Farm Ireland
Independent.ie

Monday 24 April 2017

Shorter days, lower costs - how robots are changing the face of dairy farming

Our reporter on the technology transforming farmers' lives

Waterford farmer Ken Murphy has invested over €230,000 in a Lely Astronaut robotic milking system. Photo: Sean Byrne.
Waterford farmer Ken Murphy has invested over €230,000 in a Lely Astronaut robotic milking system. Photo: Sean Byrne.
Ken Murphy with his son Finn and father Pat. Photo: Sean Byrne.
Darragh McCullough

Darragh McCullough

'No one is suggesting that my one-year son is going to be a farmer, but the robots might maximise its appeal," said 42-year-old Waterford dairy farmer, Ken Murphy.

He has gone a step further than most farmers in the country by not only investing in robotic technology to milk his 144 cow herd, but also to feed his calves, clean his passageways…and even scratch his cows.

"Lely threw in the back-brusher for free," admits Murphy, and given the €230,000 that the farmer spent with the Dutch-based firm, he was probably entitled to it.

"A single robot costs about €120,000, but the second one is a lot cheaper at €90,000. The calf feeder was about €8,500, and the muck scraper was about €12,000. All those prices exclude VAT," he said.

Another €100,000 was spent on extensions and modifications to the shed, but Murphy believes that he would have spent at least that on building a new shed on a greenfield site if he had opted to go for a herringbone parlour.

"Even though I saw robots in operation on a college trip to Holland back in 1995, and thought they were great, I never really considered them for more than a moment as a real runner here.

"I did initially run it past my Teagasc advisor, and he ruled it out on the basis that it was untested technology. He was right in that regard, and I wasn't brave enough to go it alone," remembers Murphy of the thought process that finally brought him and several farmers to the automated system.

"So I was hankering after some kind of a parlour upgrade, and then realised that two of my neighbours, along with my cousin and a few other farmers locally were all in the same boat. So we decided to get together to pool our knowledge and see if our collective requirements could generate a bit of a discount.


"Initially it was all about the conventional parlours, but after a Lely guy came to visit us, we decided to take a closer look."

Two years later, six of the original seven have opted to buy Lely robots, with Ken's two machines heading into their first spring season.

"We milked cows over the winter for the first time, basically because it wasn't me that had to do the milking," explains Ken.

"We milked some of the later calving cows on through, and we'll probably do the same this year."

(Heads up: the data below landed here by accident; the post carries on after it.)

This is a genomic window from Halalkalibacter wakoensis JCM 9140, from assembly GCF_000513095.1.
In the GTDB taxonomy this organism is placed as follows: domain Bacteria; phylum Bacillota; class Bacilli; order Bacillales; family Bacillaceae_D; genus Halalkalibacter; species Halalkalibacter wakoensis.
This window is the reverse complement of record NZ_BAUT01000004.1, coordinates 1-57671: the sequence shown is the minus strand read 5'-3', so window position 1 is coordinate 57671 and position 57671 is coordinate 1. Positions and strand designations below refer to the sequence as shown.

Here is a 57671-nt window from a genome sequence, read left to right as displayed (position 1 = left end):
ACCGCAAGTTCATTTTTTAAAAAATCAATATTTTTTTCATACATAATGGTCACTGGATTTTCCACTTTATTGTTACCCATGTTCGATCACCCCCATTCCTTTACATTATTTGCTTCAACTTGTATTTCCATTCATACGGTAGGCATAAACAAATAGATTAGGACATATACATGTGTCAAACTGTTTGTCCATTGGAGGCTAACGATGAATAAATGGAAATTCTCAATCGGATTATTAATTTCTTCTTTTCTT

Daily routine

He has found that the daily routine is shorter, and more flexible.

"I'm still starting at 7am, but I'll probably ease off on that once we get over the spring workload. But more importantly, I'm home at 5pm rather than 7pm. That's really important to me with a baby in the house. It's just nice to get a chance to be feeding him his tea."

But how does he cope when he wants to take holidays?

"Well I have a full-time man on the farm, but he doesn't work weekends, so I'm still on at the weekends, but there are lads in the area now that understand doing relief work with robots, so it's no different really from having a standard milking parlour.

"You still have to brief them on the problem cows and grazing situation, but they know how the system works - basically check the robots once or twice during the day, check the filters and keep an eye on the phone. I think that the system is also a good way to ensure that you keep good staff onboard."

Murphy is using an A-B-C grazing system where there are three grazing blocks on the go during any single 24-hour period, and he believes that the system might actually improve the grass utilisation by his 1,200 gallon cows.

"The cows are definitely more content. Some of them love getting back into the machine to get out first to a new block of grass, but others are the opposite, preferring to hang back and graze out pastures really well before being moved on."

And what about the higher running costs or the cost of further expansion?

"There's no doubt that the robots are going to have higher running costs than a parlour. It's too early for me to quantify how much, but I'm happy to pay extra in that I'm paying for a machine to replace human labour.

"With regard to further expansion, we could, in theory, go up to 160 cows, but that would be it. And I'm happy now sticking at 140. If I've 140 good cows, we'll have room for comfort, and not be chasing grass."

A limit of 70 cows has always been mooted for a single robot, and he believes that his machines are at their limit now, albeit with an adequate amount of free-time to allow the shier cows access the machine.

"The average number of milkings per day was averaging 2.2 last week, which I'd be happy with," he says.

The calf feeders were purchased two years before the robots, again to take some of the drudgery out of the daily routine.

"I used to have a milk-bar that fed about 30 calves on teats at a time, but I was always concerned about the slower drinkers only getting half the amount that the best drinkers got.

"I only really need to check the machine once a day. It takes a bag of milk replacer and gradually increases the feed for each calf as they grow older to a point where you specify that you want it to taper off again before weaning. "Each calf has a transponder on her neck so the feeder knows when they've got enough, and then it shuts down access for that animal for a few hours."

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